A new Illinois law related to nursing homes went into effect on Jan. 1, 2016. The law states, “A resident shall be permitted to conduct authorized electronic monitoring of the resident’s room through the use of electronic monitoring devices placed in the room pursuant to this act,” Section 10(a).
This new statute places ownership and control of the electronic monitoring process in the hands of the resident. “A resident choosing to conduct authorized electronic monitoring must do so at his or her expense, including paying purchase, installation, maintenance and removal costs,” Section 25.
Because of the authority of the Illinois Nursing Home Care Act, once a video recording is made in a resident’s room under this legislation, it is not permitted to be destroyed. Under the Nursing Home Care Act, “no person shall: Intentionally prevent or interfere with the preservation of evidence pertaining to any violation of this act or the rules promulgated under this act.” 210 ILCS 45/3-318(a)(4) (2015).
The resident must provide video recordings to any party involved in a civil action. “The resident or person who consented on behalf of the resident in accordance with Section 15 of this act shall provide a copy of any video or audio recording to parties involved in a civil, criminal or administrative proceeding, upon a party’s request, if the video or audio recording was made during the time period that the conduct at issue in the proceeding allegedly occurred,” according to Section 45(c).
The resident’s video recordings are admissible.
“Subject to applicable rules of evidence and procedure, any video or audio recording created through authorized electronic monitoring in accordance with this act may be admitted into evidence in a civil, criminal or administrative proceeding if the contents of the recording have not been edited or artificially enhanced and the video recording includes the date and time the events occurred,” Section 50.
This new law, Authorized Electronic Monitoring in Long-Term Care Facilities Act, may be the first of Illinois legislation that prevents destruction of video evidence. In fact, the act explicitly requires preservation at the legislature’s command as useful evidence in a later proceeding. As a result, residents who create a surveillance video but are unable to produce it for a later civil action may be at risk for a spoliation of evidence claim.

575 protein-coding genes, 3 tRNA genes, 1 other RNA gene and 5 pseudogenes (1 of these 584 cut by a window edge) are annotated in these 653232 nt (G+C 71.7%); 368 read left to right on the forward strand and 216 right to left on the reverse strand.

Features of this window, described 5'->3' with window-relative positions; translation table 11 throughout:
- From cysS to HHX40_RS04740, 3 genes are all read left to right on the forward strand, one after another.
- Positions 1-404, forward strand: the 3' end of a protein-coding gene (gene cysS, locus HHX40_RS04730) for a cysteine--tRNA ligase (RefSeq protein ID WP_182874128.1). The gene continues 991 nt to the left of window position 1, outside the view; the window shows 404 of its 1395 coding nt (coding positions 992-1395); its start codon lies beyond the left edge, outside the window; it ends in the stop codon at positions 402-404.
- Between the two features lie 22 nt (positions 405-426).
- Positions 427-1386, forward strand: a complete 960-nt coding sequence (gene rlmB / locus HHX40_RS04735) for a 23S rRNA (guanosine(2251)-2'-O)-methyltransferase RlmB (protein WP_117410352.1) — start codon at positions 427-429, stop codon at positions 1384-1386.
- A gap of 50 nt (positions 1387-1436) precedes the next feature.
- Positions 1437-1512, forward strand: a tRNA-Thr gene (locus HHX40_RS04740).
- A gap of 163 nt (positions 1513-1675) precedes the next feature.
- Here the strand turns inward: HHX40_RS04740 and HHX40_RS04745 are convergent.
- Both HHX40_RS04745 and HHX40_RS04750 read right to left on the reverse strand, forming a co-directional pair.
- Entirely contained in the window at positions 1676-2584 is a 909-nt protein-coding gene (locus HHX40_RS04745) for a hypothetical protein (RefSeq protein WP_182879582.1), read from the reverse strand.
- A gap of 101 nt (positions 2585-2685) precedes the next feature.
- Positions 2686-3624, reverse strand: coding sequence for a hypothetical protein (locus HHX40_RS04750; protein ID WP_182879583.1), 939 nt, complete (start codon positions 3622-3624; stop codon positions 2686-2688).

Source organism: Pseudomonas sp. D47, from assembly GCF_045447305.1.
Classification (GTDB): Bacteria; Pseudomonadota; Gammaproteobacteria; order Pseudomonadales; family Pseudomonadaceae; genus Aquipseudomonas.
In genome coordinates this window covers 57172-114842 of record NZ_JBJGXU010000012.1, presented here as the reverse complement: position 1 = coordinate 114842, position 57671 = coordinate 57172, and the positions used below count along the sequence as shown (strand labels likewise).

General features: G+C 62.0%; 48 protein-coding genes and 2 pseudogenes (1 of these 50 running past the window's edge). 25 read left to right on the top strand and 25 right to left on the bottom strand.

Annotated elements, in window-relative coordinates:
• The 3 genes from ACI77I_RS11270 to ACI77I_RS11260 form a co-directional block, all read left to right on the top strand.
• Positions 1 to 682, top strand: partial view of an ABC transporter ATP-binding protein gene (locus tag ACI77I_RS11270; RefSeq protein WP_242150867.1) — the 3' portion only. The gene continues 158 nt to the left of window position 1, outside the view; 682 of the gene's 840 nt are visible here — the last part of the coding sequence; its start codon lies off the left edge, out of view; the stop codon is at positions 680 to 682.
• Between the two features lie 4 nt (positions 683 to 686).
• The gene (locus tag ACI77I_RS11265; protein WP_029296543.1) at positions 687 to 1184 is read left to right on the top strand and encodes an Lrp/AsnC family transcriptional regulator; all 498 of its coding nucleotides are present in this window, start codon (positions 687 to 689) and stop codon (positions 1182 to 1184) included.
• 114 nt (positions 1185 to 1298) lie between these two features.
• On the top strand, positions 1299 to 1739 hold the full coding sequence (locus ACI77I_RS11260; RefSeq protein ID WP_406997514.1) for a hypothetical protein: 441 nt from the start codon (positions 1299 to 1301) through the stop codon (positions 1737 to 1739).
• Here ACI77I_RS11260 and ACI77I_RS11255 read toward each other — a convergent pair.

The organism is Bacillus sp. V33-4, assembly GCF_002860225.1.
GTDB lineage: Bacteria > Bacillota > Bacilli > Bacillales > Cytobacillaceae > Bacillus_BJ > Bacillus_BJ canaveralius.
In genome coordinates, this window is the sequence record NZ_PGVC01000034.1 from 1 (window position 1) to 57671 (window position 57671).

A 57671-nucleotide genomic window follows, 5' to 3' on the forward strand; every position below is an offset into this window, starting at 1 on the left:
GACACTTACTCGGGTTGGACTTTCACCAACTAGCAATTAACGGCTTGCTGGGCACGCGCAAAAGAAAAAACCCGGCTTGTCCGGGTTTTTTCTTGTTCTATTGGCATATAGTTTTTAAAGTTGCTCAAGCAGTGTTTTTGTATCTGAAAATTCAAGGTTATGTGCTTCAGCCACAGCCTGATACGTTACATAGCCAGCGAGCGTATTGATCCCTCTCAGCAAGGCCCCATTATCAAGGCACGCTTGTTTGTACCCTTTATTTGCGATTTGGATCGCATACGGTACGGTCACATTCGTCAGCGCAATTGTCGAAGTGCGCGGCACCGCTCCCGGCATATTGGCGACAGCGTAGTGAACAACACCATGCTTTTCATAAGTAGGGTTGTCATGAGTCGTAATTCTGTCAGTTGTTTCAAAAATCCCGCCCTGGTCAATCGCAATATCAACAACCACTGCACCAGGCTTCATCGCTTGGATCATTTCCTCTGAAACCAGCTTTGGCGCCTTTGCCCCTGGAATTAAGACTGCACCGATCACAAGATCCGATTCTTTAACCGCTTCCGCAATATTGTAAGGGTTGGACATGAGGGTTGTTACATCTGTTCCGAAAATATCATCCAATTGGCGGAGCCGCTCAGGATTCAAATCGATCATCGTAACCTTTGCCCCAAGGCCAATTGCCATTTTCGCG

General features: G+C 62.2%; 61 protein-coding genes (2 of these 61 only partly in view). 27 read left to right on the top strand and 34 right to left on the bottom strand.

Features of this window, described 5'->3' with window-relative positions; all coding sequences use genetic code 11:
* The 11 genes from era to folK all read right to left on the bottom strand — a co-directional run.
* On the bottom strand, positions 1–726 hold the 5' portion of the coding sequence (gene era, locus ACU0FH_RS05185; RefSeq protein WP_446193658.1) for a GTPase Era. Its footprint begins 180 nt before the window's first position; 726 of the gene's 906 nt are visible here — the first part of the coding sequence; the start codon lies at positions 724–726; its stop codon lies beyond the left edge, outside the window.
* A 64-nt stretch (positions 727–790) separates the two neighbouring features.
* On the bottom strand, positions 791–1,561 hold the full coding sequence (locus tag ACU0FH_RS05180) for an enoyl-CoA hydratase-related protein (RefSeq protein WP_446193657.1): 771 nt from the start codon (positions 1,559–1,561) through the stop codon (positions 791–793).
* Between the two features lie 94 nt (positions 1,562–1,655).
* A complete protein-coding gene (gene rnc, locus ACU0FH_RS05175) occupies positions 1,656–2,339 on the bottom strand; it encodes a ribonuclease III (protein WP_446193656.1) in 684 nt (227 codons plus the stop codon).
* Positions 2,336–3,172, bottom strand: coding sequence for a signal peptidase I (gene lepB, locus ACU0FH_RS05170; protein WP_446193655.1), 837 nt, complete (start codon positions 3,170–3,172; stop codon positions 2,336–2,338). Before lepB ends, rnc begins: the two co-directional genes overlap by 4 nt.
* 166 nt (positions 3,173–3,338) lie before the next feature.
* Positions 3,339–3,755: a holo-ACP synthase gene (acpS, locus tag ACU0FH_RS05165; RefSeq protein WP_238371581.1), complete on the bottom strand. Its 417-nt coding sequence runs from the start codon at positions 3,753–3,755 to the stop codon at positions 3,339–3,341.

Because there are some issues yet unsettled in the spoliation of evidence law, this new act may be open to legal testing in its application that may resolve some of those still disputed issues.
Effective Jan. 1, 2016, Public Act 099-0430, “Authorized Electronic Monitoring in Long-Term Care Facilities Act.”
Kreisman Law Offices has been handling nursing home abuse cases, nursing home negligence cases, long-term facility negligence cases, assisted living negligence cases and elder abuse cases for individuals and families who have been injured or killed by the negligence of a medical provider for more than 40 years, in and around Chicago, Cook County and its surrounding areas including, Richton Park, Oak Lawn, Blue Island, Calumet City, Bedford Park, Geneva, Hinsdale, Kenilworth, Lisle, Glencoe, Lake Forest, Lockport, Niles, Northbrook, Park Ridge, Round Lake, Western Springs, Chicago (DePaul University Area, Chinatown, Canaryville, Buena Park, Oz Park, Pill Hill, Portage Park, Roscoe Village, Sauganash, South Shore, Wrigleyville, Irving Park, Jackson Park), Morton Grove and Fox River Grove, Ill.
Related blog posts:
Illinois Appellate Court Affirms Discovery Orders in Nursing Home Abuse Case and Vacates Order of Contempt
$38 Million Settlement for Whistleblower Actions Under the False Claims Act Against Operator of Skilled Nursing Facilities
Appellate Court Agrees that Arbitration Agreement was Inapplicable to Wrongful Death Claim of Resident’s Beneficiary